Thu | Jan 18, 2018

New flu vaccine provides good protection against H1N1: study

Published:Wednesday | March 30, 2016 | 12:27 AM

Researchers are touting that this year’s flu vaccine is providing good protection against the most actively circulating strain of the virus, H1N1.
“It’s pretty good. Last year it was zero per cent effective, this year it’s 64 per cent,” Dr. James Dickinson, a researcher with the University of Calgary in Canada and co-author of the 2015/2016 interim vaccine effectiveness report, said.
Last year’s flu shot was declared a failure because the most common strain of the virus in circulation, H3N2, had mutated away from what the vaccine had been protecting against.  This year’s H1N1 strain, on the other hand, is fairly similar to the strains that circulated several years ago.
Getting a flu shot does not guarantee you won’t get sick but health officials say it does reduce your risk.
“Each year, we don’t exactly know what’s going to happen, but if you don’t get immunised, for sure you’ll get no protection,” Dr. Martin Lavoie, Alberta’s acting Chief Medical Officer of Health.
According to health officials, the number of persons going to get the flu shot has been low this year, some theorising that this was due to the lack of effect of last year’s vaccine.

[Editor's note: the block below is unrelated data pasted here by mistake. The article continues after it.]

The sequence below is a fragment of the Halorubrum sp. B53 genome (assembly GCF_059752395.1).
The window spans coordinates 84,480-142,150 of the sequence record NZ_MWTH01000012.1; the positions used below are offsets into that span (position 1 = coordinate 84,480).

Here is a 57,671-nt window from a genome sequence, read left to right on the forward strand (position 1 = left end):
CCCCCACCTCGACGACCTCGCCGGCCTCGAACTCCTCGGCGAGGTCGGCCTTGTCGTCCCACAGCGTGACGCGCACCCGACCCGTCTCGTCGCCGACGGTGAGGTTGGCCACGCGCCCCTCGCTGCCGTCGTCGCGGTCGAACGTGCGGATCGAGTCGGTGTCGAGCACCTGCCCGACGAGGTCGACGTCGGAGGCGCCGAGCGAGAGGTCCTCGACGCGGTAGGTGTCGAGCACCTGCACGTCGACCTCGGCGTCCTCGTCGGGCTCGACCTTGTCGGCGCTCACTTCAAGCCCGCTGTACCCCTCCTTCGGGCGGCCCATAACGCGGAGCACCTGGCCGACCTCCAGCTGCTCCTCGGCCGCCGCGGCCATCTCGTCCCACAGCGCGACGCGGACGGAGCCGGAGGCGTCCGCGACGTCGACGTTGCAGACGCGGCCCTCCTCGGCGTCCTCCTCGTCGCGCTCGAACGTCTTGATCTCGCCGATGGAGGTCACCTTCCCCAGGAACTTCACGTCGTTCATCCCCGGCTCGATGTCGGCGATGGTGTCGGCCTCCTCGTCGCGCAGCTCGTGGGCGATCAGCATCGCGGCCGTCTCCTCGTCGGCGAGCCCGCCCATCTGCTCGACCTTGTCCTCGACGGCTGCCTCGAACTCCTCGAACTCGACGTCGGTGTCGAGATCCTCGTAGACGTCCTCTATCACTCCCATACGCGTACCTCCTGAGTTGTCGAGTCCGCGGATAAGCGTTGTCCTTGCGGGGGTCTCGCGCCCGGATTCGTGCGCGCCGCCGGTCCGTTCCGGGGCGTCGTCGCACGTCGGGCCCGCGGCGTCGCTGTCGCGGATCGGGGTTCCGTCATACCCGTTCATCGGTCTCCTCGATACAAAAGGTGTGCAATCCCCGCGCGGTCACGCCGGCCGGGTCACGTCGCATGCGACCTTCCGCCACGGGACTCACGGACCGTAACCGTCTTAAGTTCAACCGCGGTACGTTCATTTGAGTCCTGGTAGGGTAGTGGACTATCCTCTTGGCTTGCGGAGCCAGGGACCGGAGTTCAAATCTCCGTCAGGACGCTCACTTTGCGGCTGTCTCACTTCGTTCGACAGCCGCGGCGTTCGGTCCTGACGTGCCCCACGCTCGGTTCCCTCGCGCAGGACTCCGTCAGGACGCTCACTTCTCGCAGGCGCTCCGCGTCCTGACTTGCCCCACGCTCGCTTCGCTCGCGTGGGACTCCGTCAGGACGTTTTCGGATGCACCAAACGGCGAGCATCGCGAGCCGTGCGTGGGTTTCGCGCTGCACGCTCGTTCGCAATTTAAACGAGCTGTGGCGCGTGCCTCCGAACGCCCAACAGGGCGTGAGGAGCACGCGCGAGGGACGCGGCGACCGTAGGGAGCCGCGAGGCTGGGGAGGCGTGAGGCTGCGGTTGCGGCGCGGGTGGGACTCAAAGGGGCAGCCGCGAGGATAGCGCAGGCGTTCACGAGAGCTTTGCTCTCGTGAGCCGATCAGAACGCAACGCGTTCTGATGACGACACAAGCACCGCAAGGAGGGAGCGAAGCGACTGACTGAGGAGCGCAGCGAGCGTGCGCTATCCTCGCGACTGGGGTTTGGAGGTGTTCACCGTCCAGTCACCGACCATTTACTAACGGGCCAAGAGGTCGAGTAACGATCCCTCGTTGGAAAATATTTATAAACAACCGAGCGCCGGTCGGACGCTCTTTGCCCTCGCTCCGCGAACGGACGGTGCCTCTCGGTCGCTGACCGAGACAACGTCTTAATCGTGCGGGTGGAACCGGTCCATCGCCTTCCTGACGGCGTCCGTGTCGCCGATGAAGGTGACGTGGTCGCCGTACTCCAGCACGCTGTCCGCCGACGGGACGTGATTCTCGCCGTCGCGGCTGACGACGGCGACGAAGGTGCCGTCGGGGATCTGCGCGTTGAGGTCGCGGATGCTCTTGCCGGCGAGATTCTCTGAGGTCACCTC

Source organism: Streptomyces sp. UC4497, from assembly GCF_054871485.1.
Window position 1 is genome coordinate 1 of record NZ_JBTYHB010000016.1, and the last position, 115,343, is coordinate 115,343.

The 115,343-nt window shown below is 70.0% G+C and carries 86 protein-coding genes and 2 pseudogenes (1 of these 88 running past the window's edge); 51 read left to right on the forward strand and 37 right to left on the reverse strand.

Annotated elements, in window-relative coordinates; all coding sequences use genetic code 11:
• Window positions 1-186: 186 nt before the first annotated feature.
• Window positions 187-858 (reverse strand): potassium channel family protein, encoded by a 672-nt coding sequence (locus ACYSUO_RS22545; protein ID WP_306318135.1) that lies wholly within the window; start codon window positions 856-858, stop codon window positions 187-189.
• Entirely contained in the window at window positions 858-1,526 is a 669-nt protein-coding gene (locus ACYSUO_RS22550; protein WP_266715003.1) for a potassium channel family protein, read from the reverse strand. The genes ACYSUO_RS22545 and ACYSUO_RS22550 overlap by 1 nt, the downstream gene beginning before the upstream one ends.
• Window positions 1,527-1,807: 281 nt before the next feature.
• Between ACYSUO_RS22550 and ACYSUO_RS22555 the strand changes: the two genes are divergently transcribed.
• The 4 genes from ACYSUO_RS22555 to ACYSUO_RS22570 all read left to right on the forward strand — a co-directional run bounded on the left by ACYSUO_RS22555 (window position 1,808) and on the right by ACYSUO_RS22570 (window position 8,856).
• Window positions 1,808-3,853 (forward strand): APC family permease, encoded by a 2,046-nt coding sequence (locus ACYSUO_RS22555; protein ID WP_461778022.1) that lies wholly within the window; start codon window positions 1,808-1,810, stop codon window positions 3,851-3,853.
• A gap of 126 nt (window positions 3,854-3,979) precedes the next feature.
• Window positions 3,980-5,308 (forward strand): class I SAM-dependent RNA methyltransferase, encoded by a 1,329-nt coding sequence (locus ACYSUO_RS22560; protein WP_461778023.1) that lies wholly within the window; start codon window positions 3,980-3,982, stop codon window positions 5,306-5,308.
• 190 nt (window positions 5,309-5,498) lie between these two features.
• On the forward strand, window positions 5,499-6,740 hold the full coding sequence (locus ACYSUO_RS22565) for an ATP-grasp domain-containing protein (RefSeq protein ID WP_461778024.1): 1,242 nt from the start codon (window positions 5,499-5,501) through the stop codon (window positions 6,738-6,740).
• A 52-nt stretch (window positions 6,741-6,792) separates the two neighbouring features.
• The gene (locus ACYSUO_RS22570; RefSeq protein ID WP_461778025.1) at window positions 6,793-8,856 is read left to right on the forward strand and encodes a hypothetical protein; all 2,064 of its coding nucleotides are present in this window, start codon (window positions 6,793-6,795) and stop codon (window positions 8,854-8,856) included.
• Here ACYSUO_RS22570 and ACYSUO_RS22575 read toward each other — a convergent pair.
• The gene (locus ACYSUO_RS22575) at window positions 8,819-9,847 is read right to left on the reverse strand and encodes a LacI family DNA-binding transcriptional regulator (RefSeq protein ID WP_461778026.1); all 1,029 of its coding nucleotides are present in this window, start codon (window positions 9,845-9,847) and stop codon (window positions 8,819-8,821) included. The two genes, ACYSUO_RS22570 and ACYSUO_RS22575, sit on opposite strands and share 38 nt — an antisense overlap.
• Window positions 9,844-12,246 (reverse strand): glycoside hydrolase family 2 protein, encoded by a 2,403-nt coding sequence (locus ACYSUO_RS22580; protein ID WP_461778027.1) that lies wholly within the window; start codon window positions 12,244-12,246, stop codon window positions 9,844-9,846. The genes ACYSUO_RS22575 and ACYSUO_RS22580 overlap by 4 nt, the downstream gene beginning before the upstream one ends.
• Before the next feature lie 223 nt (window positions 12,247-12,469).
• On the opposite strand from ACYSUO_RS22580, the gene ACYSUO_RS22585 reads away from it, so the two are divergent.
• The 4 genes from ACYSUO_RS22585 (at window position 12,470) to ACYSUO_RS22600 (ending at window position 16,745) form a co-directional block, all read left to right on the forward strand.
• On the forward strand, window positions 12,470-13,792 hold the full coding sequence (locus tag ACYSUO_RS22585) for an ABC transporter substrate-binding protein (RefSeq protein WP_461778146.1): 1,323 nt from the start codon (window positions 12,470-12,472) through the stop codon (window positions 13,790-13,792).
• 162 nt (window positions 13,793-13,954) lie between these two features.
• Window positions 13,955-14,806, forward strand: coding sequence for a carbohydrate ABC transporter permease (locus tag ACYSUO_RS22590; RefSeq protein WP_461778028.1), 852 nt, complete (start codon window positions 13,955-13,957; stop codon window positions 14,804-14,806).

The World Health Organisation (WHO) has advised that the constantly evolving nature of influenza viruses requires continuous global monitoring and frequent reformulation of influenza vaccines.
According to the global health governing body, influenza vaccination is currently the principal means of reducing or counteracting influenza mortality and morbidity burden in the community.
“Rapid spread of influenza viruses during seasonal epidemics and occasional pandemics tightly frames the whole process if vaccine is to be manufactured and delivered on time. A prerequisite of production and supply of an optimal influenza vaccine is the selection and development of optimal candidate vaccine viruses, and the development and availability of vaccine potency reagents,” WHO officials said.